Chevrolet, Ford, and Subaru jump in brand perception

Toyota is tops, according to new Consumer Reports survey

Last reviewed: January 2010
2010 Toyota Prius
Toyota Prius
Toyota again earned the highest score in the annual brand perception survey.

Despite experiencing one of the most turbulent years ever in the automotive market, Chevrolet, Ford, and Subaru have benefited from a dramatic increase in overall brand perception among car owners. According to Consumer Reports 2010 Car Brand Perception Survey, all three saw at least a 30-point increase in their overall perception scores over last year's scores. The scores reflect how consumers perceive each brand in seven categories: Safety, quality, value, performance, design/style, technology/innovation, and environmentally friendly/green.

The scores reflect consumers' total perception level of a brand across those categories, and not the actual qualities of the brand's individual vehicles.

Toyota maintained its Number one spot. But overall score improvements helped Ford to slip past Honda into second place and allowed Chevrolet to rise to fourth place, from ninth. Subaru's 39-point increase, which was the largest of any brand and almost double its 2009 score, boosted the brand to ninth place, from last year's 18th position. (See the 2009 Consumer Reports Car Brand Perceptions Survey.)

At the other end of the spectrum, the two lowest-scoring brands were Hummer and Saab—divisions that General Motors has struggled to sell. Luxury brands saw the greatest decreases in overall scores, with Porsche (-13 points), Lexus (-15), Cadillac (-15), Infiniti (-21), and Lincoln (-25) moving in the wrong direction.

Clearly, several brands emerged from the 2009 auto crisis stronger than others, and the way consumers perceive the brands is in constant change.

Best and worst in brand perception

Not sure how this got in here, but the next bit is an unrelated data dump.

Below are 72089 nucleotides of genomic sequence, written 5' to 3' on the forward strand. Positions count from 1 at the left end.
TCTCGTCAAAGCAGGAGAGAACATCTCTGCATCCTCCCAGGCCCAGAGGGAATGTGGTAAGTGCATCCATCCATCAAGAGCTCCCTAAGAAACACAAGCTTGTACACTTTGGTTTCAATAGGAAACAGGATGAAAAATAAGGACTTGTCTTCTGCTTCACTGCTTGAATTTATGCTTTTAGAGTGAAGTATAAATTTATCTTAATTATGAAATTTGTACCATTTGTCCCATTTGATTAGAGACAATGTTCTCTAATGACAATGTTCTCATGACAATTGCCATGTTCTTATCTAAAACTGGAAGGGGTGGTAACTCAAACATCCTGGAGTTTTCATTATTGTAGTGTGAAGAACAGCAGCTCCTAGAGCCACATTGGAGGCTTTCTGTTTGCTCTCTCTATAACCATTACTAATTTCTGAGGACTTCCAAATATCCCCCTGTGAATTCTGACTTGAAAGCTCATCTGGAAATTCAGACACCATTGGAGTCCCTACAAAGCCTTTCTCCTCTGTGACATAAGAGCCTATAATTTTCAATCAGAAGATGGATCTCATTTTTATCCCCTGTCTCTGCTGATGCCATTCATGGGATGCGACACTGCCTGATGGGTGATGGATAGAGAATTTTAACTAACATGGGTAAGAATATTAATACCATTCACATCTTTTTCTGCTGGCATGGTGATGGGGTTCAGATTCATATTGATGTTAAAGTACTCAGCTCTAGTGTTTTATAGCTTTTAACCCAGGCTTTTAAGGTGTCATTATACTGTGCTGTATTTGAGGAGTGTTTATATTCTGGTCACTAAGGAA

The chart below shows the overall scores for the top and bottom 10 brands, according to Consumer Reports' 2010 Car Brand Perception Survey. Overall scores are an aggregate, reflecting a brand's total perception level across seven areas. They are rounded to the nearest whole number. The top five brands in each area are listed on the Brand perception by category pages.

Overall brand perception
Best Worst
Brand Score Brand Score
Toyota 196 Hummer 11
Ford 141 Saab 13
Honda 135 Mercury 13
Chevrolet 124 Mazda 13
Volvo 92 Suzuki 19
Mercedes-Benz 92 Infiniti 19
BMW 90 Jeep 22
Cadillac 87 Lincoln 26
Subaru 81 Kia 27
Lexus 80 Mitsubishi 28

As we analyzed the results from this year's survey, we have found that marketing and news coverage can be important influences, shaping brand perception over time. Conversely, the brands that can clearly deliver on core purchase factors will make lasting impressions.

In contrast to brands that have a strong image in only one area, such as Volvo with safety, the brands that see the greatest success are those that excel in multiple areas, such as Toyota, Ford, Honda, and Chevrolet.

For consumers, it's important to remember that brand perception often reflects distortions of reality, as is discussed in the following sections. It pays to look beyond your impressions and do your homework, especially in the areas that are most important to you.

ConsumerReports.org has a variety of tools that can help you to quickly and efficiently narrow down a wish list, based on real-world test results, reliability data, owner costs, and other ratings. In addition, we have recently expanded our premium offerings to include Cars Best Deals Plus, which provides the Bottom Line Price to help you get the best deal, full test-track reports from our engineers, and detailed reliability findings, so you can see what types of specific problems owners are experiencing.

How the scores were calculated

The Consumer Reports National Research Center conducted a random, nationwide telephone survey Dec. 3-7, 2009, contacting 2,017 adults. The Center collected the survey data from 1,752 adults in households that had at least one car.

Overall brand perception is an index calculated as the total number of times that a particular make was mentioned as exemplar across all seven categories, divided by the total unaided mentions. (Interview subjects were asked what brands exemplified the traits instead of read a list of brands.) That approach compensates for awareness level, ensuring that every brand has an equal chance of leading a category, not just the best-selling or most well-known brands.

Category scores reflect the number of times that the particular make was mentioned as an exemplar of the particular attribute, again corrected for awareness.